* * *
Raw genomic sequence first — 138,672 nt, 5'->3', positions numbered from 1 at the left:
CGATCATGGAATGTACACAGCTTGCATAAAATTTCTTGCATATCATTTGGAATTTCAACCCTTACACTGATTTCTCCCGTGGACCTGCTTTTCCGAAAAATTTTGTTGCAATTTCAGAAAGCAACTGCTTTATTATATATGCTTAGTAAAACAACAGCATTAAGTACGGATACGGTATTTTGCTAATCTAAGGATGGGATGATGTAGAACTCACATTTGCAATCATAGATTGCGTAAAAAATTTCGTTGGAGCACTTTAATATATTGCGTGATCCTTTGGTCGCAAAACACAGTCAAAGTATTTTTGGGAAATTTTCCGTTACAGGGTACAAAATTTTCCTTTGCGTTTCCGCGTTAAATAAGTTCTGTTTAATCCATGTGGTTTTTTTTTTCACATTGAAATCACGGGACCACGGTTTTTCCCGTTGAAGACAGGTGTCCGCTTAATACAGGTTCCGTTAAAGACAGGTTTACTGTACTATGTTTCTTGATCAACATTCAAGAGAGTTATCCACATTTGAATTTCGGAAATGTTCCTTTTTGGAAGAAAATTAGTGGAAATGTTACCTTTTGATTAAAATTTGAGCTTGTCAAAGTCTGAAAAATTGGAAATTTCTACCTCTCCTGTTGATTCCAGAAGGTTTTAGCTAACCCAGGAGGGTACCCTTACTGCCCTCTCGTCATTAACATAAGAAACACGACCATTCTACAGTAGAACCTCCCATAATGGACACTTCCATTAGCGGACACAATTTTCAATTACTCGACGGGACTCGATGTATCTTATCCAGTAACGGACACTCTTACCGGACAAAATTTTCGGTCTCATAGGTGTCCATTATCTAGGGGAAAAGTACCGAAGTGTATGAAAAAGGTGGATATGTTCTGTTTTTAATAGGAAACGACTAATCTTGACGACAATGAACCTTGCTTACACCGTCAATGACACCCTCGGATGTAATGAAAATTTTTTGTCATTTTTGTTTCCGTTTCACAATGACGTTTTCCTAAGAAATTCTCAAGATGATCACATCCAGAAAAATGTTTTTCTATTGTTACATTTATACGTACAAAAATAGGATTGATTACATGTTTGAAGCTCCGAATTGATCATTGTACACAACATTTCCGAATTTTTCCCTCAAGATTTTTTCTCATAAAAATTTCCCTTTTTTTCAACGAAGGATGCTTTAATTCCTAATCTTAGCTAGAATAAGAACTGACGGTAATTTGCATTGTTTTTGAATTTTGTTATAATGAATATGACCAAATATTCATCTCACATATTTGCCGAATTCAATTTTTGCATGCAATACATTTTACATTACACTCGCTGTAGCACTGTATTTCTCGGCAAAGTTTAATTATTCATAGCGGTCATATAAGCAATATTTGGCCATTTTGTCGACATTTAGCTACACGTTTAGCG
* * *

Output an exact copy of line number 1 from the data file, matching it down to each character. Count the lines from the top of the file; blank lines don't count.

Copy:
Raw genomic sequence first — 138,672 nt, 5'->3', positions numbered from 1 at the left: